This is not a virus or a hack.  This is a vulnerability in the programming code that allows intruders to get through the security “wall” that protects many websites.  This hole allows hackers to compromise the digital keys used to identify websites and encrypt the info.  It also provides a look at unencrypted data as it passes over the internet onto web servers.

Think of it this way:  You moved into a new house 2 years ago. You always lock your doors whether you’re home or away and have 24/7 alarm system. However, while you were painting your front door, you noticed a secret latch on the outside that releases the locks and allows strangers to walk in your front door. While in, they can grab your wallet, social security numbers, usernames, passwords, etc. as if they have a key to the house.  There’s no way to tell if anyone has accessed the house, but the opportunity has always been there.  Thus, the problem is not “backdoor” access to secure websites… hackers can waltz right in the front door.

I have told people for years never to log into a website, provide credit card numbers or any other sensitive information unless the URL address is preceded by https://. The https://, the padlock and the green color indicate that several things have happened behind the curtains, including:

  1. Verification that the website is really who they say they are – your browser verifies digital certificates to confirm that www.gmail.com is really Gmail.
  2. Encrypts the data as it passes across the internet – thus, if someone intercepts your username, password and credit card as it passes across the internet to a web server, it’s scrambled and completely useless to a hacker.

Unfortunately, this vulnerability compromised that security, leaving your passwords, usernames & credit card numbers vulnerable on affected web servers. With that said, you should still follow these rules going forward. They just have not provided the security that we all expected for the last 2 years.

Am I affected?

At this point, it’s not entirely clear which sites are affected – the development is so new that many web site owners are still scrambling to assess and apply patches.  While you can check the lists referenced above, they are as of a point in time. Your best approach is to either check in with your online providers (banks, shopping sites, email providers, etc) to find out whether they were affected, whether they have corrected the problems and what course of action you should take to protect yourself.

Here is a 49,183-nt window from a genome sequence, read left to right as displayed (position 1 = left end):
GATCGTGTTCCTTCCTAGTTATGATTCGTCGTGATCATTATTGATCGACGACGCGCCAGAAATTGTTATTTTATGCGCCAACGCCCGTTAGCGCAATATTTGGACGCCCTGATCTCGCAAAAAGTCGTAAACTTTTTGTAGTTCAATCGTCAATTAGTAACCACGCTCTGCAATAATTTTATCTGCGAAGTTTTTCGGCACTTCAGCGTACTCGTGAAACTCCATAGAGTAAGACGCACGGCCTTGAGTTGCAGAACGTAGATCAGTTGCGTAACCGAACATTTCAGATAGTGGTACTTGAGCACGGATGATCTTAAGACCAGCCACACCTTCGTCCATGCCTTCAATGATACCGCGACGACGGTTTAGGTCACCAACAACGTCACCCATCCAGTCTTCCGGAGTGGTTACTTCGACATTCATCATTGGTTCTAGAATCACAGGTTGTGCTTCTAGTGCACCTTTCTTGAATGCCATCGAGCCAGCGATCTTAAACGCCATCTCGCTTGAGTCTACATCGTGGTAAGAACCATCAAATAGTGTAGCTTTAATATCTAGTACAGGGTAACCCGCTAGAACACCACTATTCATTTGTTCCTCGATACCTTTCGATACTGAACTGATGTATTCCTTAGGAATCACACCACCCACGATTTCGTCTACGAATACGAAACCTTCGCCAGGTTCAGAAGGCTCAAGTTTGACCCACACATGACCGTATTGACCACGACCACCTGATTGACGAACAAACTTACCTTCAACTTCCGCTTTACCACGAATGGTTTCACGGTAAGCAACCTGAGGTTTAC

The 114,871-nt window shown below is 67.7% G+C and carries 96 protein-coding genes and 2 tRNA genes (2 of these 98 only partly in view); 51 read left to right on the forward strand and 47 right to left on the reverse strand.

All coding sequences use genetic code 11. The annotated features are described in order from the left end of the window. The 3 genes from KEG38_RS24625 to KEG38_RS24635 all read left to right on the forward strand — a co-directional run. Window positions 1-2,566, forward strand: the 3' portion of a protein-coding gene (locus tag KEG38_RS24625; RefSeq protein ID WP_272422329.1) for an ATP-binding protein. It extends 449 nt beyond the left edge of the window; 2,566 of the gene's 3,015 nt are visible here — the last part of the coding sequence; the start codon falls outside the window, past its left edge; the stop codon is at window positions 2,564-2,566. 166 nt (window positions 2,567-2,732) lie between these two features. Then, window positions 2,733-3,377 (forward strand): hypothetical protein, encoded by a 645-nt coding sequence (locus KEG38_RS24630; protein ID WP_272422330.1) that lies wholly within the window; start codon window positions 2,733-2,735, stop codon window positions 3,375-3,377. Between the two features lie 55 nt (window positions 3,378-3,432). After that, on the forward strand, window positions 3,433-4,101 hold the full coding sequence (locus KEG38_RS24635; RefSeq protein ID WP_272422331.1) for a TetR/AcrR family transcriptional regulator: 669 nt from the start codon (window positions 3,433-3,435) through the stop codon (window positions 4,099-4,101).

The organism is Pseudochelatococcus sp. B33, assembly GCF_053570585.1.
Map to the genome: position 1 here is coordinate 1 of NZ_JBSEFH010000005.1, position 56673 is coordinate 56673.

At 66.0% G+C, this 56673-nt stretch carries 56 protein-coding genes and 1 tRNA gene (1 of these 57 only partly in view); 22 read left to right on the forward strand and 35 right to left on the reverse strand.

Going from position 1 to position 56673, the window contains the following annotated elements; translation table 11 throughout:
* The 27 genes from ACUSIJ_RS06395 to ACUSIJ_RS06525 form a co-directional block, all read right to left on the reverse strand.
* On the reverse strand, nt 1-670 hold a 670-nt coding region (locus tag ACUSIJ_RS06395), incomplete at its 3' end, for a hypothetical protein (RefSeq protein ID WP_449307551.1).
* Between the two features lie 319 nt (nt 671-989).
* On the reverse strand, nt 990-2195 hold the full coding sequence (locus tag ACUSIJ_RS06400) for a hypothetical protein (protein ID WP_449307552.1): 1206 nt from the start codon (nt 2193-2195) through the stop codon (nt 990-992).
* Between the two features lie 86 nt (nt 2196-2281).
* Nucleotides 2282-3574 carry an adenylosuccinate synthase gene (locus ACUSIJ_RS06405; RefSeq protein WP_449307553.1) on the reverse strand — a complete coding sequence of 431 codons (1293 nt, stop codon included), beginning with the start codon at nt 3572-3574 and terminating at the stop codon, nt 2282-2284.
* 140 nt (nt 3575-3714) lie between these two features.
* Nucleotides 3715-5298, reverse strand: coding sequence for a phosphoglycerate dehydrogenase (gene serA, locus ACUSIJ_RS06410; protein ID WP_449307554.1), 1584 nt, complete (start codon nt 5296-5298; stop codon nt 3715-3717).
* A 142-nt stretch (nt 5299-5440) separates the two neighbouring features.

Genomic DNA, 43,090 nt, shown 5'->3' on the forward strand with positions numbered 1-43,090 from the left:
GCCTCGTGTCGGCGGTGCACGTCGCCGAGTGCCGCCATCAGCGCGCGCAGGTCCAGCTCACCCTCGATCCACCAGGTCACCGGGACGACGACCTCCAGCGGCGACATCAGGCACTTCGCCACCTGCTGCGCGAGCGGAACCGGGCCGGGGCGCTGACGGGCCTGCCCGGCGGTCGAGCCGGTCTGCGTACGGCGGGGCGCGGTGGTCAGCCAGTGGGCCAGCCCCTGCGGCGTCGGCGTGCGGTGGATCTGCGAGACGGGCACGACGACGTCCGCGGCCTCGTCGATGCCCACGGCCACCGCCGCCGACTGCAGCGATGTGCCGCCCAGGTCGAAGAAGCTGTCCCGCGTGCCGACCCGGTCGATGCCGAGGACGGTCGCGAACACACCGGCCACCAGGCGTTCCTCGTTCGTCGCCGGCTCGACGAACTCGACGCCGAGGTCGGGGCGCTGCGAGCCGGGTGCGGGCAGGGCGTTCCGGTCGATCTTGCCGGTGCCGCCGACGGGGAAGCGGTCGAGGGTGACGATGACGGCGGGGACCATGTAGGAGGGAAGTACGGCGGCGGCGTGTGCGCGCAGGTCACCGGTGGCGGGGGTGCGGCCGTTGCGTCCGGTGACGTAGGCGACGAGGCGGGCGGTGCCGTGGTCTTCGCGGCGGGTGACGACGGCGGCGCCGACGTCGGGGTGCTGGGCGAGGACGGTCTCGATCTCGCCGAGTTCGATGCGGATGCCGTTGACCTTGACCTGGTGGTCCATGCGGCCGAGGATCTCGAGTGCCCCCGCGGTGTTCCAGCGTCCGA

Is this a virus?

NO. Despite the subtitle of an Associated Press news article I read Wednesday morning, this is not a virus, but a security hole. According to a Google search

 Virus:  a piece of code that is capable of copying itself and typically has a detrimental effect, such as corrupting the system or destroying data.

 

Thus, running antivirus software or active scans will not detect or remove the problem.

What should I do? 

The first step in securing your accounts is to change passwords for all of your online accounts. But don’t jump out there and do it yet.  As of this writing (7AM EST on 4/10/2014) many websites have not applied the patches to OpenSSL so your changes would be made in vain.

You should already be in the habit of changing your passwords to critical sites every 3-6 months.  You’re not?  Neither is the rest of the world.  As such, use this as a wake-up call to freshen up your passwords.  Be sure they’re complex and use the following guidelines as minimum:

  1. Do not use your name, your user name, family names or familiar numbers, like your birthdate or home address.
  2. Avoid dictionary words.
  3. Use a passphrase instead of a password.
  4. Passwords should be at least 8 characters long.
  5. Employ characters from at least 3 of the 4 following groups:
    1. Uppercase letters;
    2. Lowercase letters;
    3. Numbers;
    4. Symbols;

A brief list of the internet’s most popular sites and whether or not they were affected is available here.

As always, feel free to contact me if you have questions about this problem.  If you want additional information on the bug, check out these articles:

Associated Press

The Register

CNET

DigitalTrends

Business Insider

Be safe out there!

CryptoLocker

If you saw me right now, you would probably ask if I had just seen a ghost.  After reading several articles about a new extremely dangerous and destructive form of ransomware, I feel like I’m facing Freddy Krueger!

This is the kind of attack that keeps IT professionals up at night.